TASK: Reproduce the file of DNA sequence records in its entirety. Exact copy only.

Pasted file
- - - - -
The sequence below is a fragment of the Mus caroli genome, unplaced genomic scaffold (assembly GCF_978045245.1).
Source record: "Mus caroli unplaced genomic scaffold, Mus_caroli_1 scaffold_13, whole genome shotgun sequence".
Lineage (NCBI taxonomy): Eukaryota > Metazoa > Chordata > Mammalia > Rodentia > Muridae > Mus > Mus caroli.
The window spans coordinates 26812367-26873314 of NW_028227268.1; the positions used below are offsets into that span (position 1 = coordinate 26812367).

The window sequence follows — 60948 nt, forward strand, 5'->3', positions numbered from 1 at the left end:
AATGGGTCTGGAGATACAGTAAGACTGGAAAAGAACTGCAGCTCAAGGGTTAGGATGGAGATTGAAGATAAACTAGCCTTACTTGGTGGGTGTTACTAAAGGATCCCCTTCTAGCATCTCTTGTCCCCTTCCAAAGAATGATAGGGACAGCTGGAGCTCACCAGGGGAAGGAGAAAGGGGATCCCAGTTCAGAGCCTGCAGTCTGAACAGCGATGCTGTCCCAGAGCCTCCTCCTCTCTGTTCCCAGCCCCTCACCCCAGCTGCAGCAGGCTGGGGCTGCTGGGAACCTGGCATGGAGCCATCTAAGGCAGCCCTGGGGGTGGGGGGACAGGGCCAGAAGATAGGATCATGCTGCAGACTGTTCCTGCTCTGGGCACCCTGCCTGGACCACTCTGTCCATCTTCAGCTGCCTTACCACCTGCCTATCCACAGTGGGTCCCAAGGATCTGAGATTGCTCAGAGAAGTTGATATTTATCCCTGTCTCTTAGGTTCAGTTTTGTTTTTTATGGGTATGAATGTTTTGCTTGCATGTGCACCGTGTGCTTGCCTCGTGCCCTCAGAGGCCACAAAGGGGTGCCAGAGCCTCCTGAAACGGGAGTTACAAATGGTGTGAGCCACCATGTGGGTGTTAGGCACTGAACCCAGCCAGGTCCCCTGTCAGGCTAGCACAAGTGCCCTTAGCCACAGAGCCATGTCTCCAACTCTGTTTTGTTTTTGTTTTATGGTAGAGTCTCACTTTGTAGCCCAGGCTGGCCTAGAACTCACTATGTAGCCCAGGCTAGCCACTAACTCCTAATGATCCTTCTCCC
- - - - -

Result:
The sequence below is a fragment of the Mus caroli genome, unplaced genomic scaffold (assembly GCF_978045245.1).
Source record: "Mus caroli unplaced genomic scaffold, Mus_caroli_1 scaffold_13, whole genome shotgun sequence".
Lineage (NCBI taxonomy): Eukaryota > Metazoa > Chordata > Mammalia > Rodentia > Muridae > Mus > Mus caroli.
The window spans coordinates 26812367-26873314 of NW_028227268.1; the positions used below are offsets into that span (position 1 = coordinate 26812367).

The window sequence follows — 60948 nt, forward strand, 5'->3', positions numbered from 1 at the left end:
AATGGGTCTGGAGATACAGTAAGACTGGAAAAGAACTGCAGCTCAAGGGTTAGGATGGAGATTGAAGATAAACTAGCCTTACTTGGTGGGTGTTACTAAAGGATCCCCTTCTAGCATCTCTTGTCCCCTTCCAAAGAATGATAGGGACAGCTGGAGCTCACCAGGGGAAGGAGAAAGGGGATCCCAGTTCAGAGCCTGCAGTCTGAACAGCGATGCTGTCCCAGAGCCTCCTCCTCTCTGTTCCCAGCCCCTCACCCCAGCTGCAGCAGGCTGGGGCTGCTGGGAACCTGGCATGGAGCCATCTAAGGCAGCCCTGGGGGTGGGGGGACAGGGCCAGAAGATAGGATCATGCTGCAGACTGTTCCTGCTCTGGGCACCCTGCCTGGACCACTCTGTCCATCTTCAGCTGCCTTACCACCTGCCTATCCACAGTGGGTCCCAAGGATCTGAGATTGCTCAGAGAAGTTGATATTTATCCCTGTCTCTTAGGTTCAGTTTTGTTTTTTATGGGTATGAATGTTTTGCTTGCATGTGCACCGTGTGCTTGCCTCGTGCCCTCAGAGGCCACAAAGGGGTGCCAGAGCCTCCTGAAACGGGAGTTACAAATGGTGTGAGCCACCATGTGGGTGTTAGGCACTGAACCCAGCCAGGTCCCCTGTCAGGCTAGCACAAGTGCCCTTAGCCACAGAGCCATGTCTCCAACTCTGTTTTGTTTTTGTTTTATGGTAGAGTCTCACTTTGTAGCCCAGGCTGGCCTAGAACTCACTATGTAGCCCAGGCTAGCCACTAACTCCTAATGATCCTTCTCCC